Representatives from the Chinese side say they think it likely that Chinese President Xi Jinping will attend the G-20 meeting later this month. But in order to reach a trade...China Economyread more
Software engineers straight out of college often make six-figure salaries, not counting equity compensation.Technologyread more
Wall Street, though, is clamoring for a rate cut, with an 85% chance of a move in July and a 61% probability of three reductions by year's end.The Fedread more
A company spokesperson said the outage was the result of a "an internal technology issue" and was not security related.Retailread more
The flattening of the yield curve is exuding a bad omen for the stock market if history is any guide.Marketsread more
Using MIT's living wage calculator, CNBC Make It mapped out the minimum amount a single parent must earn to meet their basic needs without relying on outside help in every...Earnread more
Hong Kong Chief Executive Carrie Lam announced at a press conference on Saturday that a contentious bill to allow extraditions to mainland China has been put on hold.China Politicsread more
Stratolaunch, the world's largest airplane, which flew once, is up for sale, sources familiar told CNBC.Investing in Spaceread more
Transparency is key… or is it? With the first-ever non-transparent, actively managed exchange-traded fund receiving approval from the SEC, "ETF Edge" goes straight to the...ETF Edgeread more
Mired in a crisis over its best-selling 737 Max plane, Boeing could hand the spotlight over to its rival Airbus at the Paris Air Show.Airlinesread more
A new update to the Apple Watch called watchOS 6 will notify you if the environment you're in is too loud and could damage your hearing.Technologyread more
The report, published Tuesday, said a state regulator should ensure tech firms are taking steps to help users identify trustworthy, reliable news on their platforms. It said the regulator would require companies like Facebook and Google to build on initiatives they have already established to weed out fake content.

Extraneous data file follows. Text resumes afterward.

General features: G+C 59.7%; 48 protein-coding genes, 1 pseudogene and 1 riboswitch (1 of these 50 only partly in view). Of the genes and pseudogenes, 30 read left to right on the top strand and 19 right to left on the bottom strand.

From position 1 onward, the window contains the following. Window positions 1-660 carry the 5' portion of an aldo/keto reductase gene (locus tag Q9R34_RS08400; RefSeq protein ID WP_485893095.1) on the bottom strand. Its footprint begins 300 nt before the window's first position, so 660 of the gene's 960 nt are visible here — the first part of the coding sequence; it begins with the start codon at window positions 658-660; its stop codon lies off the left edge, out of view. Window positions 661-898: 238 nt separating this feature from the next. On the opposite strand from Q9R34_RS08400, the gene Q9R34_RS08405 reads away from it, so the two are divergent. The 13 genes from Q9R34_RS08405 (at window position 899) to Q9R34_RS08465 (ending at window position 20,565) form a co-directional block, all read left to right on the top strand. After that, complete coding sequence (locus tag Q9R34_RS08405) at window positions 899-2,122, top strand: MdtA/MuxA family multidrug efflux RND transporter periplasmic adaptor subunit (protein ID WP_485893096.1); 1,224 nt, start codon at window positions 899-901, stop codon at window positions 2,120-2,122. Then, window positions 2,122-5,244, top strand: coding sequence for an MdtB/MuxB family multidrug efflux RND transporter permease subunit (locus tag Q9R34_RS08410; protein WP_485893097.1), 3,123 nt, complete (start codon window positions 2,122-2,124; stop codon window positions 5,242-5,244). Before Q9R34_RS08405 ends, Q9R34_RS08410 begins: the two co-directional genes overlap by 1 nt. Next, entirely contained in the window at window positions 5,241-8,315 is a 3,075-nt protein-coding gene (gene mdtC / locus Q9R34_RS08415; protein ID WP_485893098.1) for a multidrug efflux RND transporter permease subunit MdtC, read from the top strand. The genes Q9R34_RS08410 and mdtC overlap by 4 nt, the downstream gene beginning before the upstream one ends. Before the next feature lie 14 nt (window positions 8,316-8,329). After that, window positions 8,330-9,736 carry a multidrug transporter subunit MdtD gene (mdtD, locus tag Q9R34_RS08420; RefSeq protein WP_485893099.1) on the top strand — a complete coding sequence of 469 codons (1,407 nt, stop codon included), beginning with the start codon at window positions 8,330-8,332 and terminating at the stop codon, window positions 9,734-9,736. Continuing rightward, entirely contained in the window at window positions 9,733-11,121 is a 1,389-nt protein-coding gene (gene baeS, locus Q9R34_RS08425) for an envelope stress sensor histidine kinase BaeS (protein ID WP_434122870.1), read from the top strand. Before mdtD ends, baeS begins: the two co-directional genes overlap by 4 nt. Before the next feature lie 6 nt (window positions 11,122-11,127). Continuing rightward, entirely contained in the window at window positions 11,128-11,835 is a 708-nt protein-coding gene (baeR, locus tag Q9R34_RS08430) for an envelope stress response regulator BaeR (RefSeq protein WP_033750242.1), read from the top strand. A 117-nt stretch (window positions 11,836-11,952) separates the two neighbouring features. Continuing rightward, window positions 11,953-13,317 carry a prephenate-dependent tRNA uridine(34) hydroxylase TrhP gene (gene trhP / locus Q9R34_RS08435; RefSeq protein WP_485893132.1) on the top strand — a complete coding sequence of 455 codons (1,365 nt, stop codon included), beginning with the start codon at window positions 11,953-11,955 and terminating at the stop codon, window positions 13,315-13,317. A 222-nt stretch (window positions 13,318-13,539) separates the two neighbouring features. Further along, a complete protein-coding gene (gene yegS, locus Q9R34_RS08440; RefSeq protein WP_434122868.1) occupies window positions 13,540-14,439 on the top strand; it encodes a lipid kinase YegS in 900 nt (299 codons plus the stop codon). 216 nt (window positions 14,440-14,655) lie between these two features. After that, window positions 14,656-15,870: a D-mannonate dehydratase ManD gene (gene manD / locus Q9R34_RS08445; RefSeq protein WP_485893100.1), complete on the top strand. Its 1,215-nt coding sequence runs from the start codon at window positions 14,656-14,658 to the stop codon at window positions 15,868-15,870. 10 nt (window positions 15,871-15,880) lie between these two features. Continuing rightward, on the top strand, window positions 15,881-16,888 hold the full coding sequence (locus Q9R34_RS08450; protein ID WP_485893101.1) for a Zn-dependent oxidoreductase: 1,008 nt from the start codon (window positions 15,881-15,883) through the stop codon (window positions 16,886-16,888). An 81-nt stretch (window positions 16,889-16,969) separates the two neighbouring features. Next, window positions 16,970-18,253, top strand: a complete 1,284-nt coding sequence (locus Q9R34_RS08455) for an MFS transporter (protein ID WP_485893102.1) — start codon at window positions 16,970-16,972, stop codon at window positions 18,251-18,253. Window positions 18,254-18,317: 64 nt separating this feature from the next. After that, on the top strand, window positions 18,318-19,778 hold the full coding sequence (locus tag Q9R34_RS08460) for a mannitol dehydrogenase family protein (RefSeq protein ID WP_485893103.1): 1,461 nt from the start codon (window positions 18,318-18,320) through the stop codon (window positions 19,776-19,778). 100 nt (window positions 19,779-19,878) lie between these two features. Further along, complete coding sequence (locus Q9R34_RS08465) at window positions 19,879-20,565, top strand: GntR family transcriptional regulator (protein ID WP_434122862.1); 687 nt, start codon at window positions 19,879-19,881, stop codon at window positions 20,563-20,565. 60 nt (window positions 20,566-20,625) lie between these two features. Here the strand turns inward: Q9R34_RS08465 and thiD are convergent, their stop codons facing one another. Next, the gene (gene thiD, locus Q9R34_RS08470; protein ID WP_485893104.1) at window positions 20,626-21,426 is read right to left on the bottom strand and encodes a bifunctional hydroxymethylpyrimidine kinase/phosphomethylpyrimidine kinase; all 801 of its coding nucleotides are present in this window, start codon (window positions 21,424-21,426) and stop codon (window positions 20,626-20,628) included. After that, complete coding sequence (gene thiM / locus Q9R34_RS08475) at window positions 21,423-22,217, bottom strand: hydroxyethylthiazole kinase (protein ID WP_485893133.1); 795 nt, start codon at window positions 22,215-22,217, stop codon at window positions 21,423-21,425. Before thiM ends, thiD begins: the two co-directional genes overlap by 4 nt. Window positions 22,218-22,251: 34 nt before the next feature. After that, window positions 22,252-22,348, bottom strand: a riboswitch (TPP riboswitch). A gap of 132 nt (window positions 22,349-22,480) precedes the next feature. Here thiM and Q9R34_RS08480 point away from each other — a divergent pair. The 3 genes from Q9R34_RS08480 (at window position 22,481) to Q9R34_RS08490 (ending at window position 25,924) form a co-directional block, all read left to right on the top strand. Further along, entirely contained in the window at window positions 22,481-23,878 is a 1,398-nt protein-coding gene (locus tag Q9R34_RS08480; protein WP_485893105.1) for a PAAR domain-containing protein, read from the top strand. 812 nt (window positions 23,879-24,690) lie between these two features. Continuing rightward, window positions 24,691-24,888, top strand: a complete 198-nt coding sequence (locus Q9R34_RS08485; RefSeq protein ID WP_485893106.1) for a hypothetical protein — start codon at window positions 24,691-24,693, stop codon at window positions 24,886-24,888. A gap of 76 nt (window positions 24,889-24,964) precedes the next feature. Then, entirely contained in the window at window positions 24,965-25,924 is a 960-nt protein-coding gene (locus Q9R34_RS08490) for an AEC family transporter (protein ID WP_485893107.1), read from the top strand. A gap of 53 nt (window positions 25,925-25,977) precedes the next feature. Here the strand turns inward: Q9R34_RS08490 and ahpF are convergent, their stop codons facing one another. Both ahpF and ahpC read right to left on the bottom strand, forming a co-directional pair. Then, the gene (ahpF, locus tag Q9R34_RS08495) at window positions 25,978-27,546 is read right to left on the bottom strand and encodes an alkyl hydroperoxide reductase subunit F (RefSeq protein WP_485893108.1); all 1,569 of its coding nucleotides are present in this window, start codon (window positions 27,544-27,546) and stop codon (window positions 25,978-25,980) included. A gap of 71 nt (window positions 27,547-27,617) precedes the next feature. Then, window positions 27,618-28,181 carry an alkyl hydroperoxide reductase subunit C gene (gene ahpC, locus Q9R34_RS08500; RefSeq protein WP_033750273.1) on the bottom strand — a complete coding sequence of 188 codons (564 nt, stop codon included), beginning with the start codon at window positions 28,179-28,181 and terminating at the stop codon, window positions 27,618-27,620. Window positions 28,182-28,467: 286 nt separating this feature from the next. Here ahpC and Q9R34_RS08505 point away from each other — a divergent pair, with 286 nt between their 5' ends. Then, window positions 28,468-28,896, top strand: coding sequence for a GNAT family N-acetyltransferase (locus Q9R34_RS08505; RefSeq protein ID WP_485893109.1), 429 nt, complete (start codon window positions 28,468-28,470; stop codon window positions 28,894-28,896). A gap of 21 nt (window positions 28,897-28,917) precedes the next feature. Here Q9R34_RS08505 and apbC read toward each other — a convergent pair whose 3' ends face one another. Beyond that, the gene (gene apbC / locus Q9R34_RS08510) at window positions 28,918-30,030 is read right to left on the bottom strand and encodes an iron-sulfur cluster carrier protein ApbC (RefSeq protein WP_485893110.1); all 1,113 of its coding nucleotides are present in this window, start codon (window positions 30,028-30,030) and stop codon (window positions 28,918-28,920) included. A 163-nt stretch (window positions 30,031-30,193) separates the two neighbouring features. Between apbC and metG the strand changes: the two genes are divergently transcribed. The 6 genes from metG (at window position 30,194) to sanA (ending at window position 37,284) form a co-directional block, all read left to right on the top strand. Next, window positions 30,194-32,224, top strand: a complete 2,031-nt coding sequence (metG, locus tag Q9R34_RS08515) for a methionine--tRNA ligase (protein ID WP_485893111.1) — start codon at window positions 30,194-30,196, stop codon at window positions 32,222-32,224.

"This task is too important to leave entirely to the judgment of commercial entities," the report said.
Online sites like Facebook, Twitter and YouTube have been under fire for allowing fake content to spread on their platforms. The companies have been investing in security measures to eliminate false accounts and misinformation, but the U.K. government report said these efforts should be enforced by a government agency. It also said they should sign a "code of conduct" to govern their commercial agreements with publishers.
"The experience of the last decade has shown that it is perfectly possible for social media platforms to be immensely profitable while simultaneously carrying a large quantity of fake news," it said.
British Prime Minster Theresa May commissioned the report in 2018 to investigate the "sustainability of the production and distribution of high-quality journalism." The independent review included contributions from publishers, advertisers, journalists, academics and industry groups.
The U.K. report's findings could add weight to the case for further regulation of tech companies in Britain and across Europe. The recommendations in the report are non-binding and will now be considered by the U.K. government.
The report called on the U.K.'s competition authority to investigate the online advertising industry to "ensure fair competition." Google and Facebook accounted for an estimated 54 percent of online advertising revenue in the U.K. in 2017.
"The government must take steps to ensure the position of Google and Facebook does not do undue harm to publishers," the report said.
Last week Germany's antitrust watchdog ruled Facebook had abused its market dominance in how it collects and merges user data. The authority said Facebook cannot combine data from separate apps like Instagram and WhatsApp without users' consent. Facebook said it is appealing the decision.
Legal experts say antitrust authorities in Europe may be well-placed to lead the charge against tech companies in the region.
"Competition agencies are often more experienced and better resourced than data protection agencies and hence in a better position to successfully build the case against a big company like Facebook," said Anu Bradford, a professor and director of the European Legal Studies Center at Columbia Law School, in an email to CNBC last week.
The European Commission, the executive arm of the EU, is currently investigating Google for antitrust violations in its advertising business. The Commission has already levied two record fines on the company for abusing antitrust rules with its Android devices and its comparison shopping service.